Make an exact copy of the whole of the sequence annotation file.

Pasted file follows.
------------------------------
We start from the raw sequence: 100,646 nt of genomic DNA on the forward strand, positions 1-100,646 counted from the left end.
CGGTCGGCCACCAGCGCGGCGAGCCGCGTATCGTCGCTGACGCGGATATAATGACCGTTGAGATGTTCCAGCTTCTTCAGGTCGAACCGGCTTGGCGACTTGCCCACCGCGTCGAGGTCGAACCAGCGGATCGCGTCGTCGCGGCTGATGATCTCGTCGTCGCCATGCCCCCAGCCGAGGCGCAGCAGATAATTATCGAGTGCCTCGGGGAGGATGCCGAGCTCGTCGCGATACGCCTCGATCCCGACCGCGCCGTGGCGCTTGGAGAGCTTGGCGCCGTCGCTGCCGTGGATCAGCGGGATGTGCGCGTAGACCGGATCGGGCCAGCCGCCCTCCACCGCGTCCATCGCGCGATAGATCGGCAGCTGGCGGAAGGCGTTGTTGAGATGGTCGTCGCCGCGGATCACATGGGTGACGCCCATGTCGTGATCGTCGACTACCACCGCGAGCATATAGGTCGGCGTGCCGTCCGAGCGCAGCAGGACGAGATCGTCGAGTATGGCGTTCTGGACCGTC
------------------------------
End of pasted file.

We start from the raw sequence: 100,646 nt of genomic DNA on the forward strand, positions 1-100,646 counted from the left end.
CGGTCGGCCACCAGCGCGGCGAGCCGCGTATCGTCGCTGACGCGGATATAATGACCGTTGAGATGTTCCAGCTTCTTCAGGTCGAACCGGCTTGGCGACTTGCCCACCGCGTCGAGGTCGAACCAGCGGATCGCGTCGTCGCGGCTGATGATCTCGTCGTCGCCATGCCCCCAGCCGAGGCGCAGCAGATAATTATCGAGTGCCTCGGGGAGGATGCCGAGCTCGTCGCGATACGCCTCGATCCCGACCGCGCCGTGGCGCTTGGAGAGCTTGGCGCCGTCGCTGCCGTGGATCAGCGGGATGTGCGCGTAGACCGGATCGGGCCAGCCGCCCTCCACCGCGTCCATCGCGCGATAGATCGGCAGCTGGCGGAAGGCGTTGTTGAGATGGTCGTCGCCGCGGATCACATGGGTGACGCCCATGTCGTGATCGTCGACTACCACCGCGAGCATATAGGTCGGCGTGCCGTCCGAGCGCAGCAGGACGAGATCGTCGAGTATGGCGTTCTGGACCGTC